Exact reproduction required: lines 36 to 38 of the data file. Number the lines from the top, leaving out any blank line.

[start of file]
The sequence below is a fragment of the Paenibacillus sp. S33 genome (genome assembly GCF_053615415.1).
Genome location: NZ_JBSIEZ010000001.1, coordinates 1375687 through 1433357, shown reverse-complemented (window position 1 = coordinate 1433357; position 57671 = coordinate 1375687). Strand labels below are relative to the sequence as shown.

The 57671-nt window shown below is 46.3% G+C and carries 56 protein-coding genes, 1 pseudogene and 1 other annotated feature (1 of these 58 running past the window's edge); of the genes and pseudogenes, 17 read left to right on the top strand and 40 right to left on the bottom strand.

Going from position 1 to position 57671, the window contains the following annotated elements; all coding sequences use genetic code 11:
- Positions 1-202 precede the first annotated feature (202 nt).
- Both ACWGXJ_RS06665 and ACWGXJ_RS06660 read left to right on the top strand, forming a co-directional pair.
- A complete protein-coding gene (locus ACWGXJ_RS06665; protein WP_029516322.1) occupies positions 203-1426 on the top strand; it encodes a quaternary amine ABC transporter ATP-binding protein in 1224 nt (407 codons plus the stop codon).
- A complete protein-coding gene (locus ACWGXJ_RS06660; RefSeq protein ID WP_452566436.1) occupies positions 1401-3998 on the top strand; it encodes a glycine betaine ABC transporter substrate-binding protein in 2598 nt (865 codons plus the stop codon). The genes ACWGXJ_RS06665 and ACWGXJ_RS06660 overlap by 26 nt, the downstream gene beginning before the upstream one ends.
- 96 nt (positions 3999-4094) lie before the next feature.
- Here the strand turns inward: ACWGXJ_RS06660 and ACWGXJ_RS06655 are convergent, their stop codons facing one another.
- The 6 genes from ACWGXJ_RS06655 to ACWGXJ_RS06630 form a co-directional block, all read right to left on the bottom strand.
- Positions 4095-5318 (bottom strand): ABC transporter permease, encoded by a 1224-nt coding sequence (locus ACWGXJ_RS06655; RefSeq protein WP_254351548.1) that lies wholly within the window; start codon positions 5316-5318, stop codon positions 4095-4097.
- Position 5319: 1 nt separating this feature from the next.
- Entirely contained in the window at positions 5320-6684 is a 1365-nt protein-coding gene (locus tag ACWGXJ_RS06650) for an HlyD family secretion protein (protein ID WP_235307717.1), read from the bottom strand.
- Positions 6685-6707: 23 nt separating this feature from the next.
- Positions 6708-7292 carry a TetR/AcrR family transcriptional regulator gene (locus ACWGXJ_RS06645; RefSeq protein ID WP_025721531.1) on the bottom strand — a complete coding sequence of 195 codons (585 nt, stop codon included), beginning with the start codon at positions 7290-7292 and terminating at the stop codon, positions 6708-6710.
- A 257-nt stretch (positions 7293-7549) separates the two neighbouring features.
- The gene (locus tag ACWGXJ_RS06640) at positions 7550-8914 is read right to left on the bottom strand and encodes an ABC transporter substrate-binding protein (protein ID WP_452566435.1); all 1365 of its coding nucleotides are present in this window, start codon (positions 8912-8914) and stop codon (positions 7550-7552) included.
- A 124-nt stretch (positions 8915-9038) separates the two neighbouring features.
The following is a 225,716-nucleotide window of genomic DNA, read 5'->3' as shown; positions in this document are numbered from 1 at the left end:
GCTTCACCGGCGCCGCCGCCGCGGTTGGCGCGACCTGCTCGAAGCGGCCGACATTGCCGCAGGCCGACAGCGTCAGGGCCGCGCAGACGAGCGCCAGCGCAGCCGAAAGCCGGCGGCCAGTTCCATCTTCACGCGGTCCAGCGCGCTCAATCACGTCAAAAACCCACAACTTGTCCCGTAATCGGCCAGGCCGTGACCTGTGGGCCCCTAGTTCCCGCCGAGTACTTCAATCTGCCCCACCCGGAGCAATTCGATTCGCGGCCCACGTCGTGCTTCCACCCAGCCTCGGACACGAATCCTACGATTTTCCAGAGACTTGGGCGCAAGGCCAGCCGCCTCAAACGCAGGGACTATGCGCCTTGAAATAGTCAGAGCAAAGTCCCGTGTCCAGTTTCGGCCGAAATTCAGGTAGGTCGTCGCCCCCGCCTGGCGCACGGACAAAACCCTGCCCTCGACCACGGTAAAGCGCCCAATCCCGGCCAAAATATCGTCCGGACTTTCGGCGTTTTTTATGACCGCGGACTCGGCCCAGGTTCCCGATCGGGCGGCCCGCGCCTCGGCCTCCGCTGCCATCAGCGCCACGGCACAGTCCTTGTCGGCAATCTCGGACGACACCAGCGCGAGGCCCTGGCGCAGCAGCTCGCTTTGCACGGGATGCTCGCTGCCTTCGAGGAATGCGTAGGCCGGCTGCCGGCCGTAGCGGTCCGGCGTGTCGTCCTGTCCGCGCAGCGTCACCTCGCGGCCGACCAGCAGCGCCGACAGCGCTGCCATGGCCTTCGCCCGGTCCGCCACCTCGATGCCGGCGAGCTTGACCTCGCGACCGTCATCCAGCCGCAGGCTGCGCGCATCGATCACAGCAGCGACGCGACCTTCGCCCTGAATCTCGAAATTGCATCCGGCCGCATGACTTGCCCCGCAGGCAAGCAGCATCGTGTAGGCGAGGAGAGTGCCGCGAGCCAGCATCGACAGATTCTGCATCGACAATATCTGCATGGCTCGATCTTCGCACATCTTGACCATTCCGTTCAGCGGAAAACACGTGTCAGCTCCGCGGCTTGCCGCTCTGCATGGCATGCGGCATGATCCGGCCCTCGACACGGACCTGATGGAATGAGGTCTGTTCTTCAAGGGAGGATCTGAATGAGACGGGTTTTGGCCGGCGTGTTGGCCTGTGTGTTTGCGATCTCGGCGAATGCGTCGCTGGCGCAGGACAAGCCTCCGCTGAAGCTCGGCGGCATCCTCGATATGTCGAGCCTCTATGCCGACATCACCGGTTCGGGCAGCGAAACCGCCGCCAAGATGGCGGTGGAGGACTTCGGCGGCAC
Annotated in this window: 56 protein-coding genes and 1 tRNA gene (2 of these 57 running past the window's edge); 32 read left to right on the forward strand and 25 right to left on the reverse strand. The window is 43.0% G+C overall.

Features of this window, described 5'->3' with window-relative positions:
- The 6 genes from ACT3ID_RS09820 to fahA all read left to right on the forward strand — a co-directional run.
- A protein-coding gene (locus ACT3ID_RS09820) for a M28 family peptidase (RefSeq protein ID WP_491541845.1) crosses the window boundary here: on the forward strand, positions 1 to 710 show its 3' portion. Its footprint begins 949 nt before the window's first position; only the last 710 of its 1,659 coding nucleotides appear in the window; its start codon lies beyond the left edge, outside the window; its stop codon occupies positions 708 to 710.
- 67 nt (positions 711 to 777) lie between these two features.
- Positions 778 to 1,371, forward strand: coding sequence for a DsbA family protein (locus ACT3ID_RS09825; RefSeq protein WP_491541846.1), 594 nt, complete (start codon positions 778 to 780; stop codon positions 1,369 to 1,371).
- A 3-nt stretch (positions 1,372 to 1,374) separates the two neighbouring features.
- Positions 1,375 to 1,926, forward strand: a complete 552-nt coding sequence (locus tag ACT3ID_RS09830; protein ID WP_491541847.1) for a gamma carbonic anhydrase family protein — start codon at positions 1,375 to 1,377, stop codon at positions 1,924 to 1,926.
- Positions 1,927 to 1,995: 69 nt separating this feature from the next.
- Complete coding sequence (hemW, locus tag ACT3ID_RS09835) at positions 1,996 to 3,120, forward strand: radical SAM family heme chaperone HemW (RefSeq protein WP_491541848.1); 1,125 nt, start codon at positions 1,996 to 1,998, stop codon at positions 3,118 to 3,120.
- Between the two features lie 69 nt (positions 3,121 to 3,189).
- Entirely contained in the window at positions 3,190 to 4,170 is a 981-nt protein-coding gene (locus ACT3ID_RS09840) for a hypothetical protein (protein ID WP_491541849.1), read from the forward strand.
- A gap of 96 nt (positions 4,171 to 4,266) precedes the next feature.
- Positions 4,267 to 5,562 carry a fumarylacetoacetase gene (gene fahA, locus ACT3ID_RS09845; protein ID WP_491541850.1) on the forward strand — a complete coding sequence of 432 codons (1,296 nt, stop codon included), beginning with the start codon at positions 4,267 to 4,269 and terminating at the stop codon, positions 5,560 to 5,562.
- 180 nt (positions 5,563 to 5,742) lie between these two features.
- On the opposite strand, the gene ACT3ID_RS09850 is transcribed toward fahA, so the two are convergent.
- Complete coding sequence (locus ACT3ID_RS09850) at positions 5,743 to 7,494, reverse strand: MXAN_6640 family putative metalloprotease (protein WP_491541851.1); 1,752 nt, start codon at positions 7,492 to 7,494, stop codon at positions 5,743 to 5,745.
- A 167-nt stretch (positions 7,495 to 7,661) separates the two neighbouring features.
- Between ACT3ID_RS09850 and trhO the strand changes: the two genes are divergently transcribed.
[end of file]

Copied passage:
- 180 nt (positions 5,563 to 5,742) lie between these two features.
- On the opposite strand, the gene ACT3ID_RS09850 is transcribed toward fahA, so the two are convergent.
- Complete coding sequence (locus ACT3ID_RS09850) at positions 5,743 to 7,494, reverse strand: MXAN_6640 family putative metalloprotease (protein WP_491541851.1); 1,752 nt, start codon at positions 7,492 to 7,494, stop codon at positions 5,743 to 5,745.